The federal Centers for Disease Control and Prevention (CDC) is working with the Illinois Department of Public Health (IDPH) and local health departments to investigate the Salmonella outbreak that has sickened at least 46 residents of Illinois since Nov. 1.
The CDC’s involvement could indicate the outbreak may extend beyond Illinois.
According to the IDPH, cultures from the 46 Illinois residents who became ill share a genetic match to a strain of Salmonella known as Serotype I 4,5,12,i-. That strain–pronounced “four five twelve eye minus”–is noteworthy for its antibiotic resistance.
Many of the patients told health department investigators they had eaten alfalfa sprouts at Jimmy John’s sandwich outlets in nine Illinois counties–Adams, Champaign, Cook, Kankakee, McHenry, McLean, Peoria, Will and Winnebago.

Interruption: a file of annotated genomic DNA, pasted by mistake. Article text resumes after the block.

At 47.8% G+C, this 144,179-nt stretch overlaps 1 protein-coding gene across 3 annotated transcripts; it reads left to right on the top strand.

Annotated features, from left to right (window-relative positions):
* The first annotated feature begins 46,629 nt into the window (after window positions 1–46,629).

The IDPH said it is investigating alfalfa sprout producers and suppliers and continues to test produce for Salmonella. Officials ask consumers who may have eaten alfalfa sprouts and became ill with diarrhea and fever to see their physicians and contact their local health departments.
This is the second time in two years that Jimmy John’s has been linked to an outbreak involving alfalfa sprouts. In 2008, college students in Colorado were among 14 sickened by E. coli after eating sandwiches garnished with contaminated sprouts at restaurants in two counties.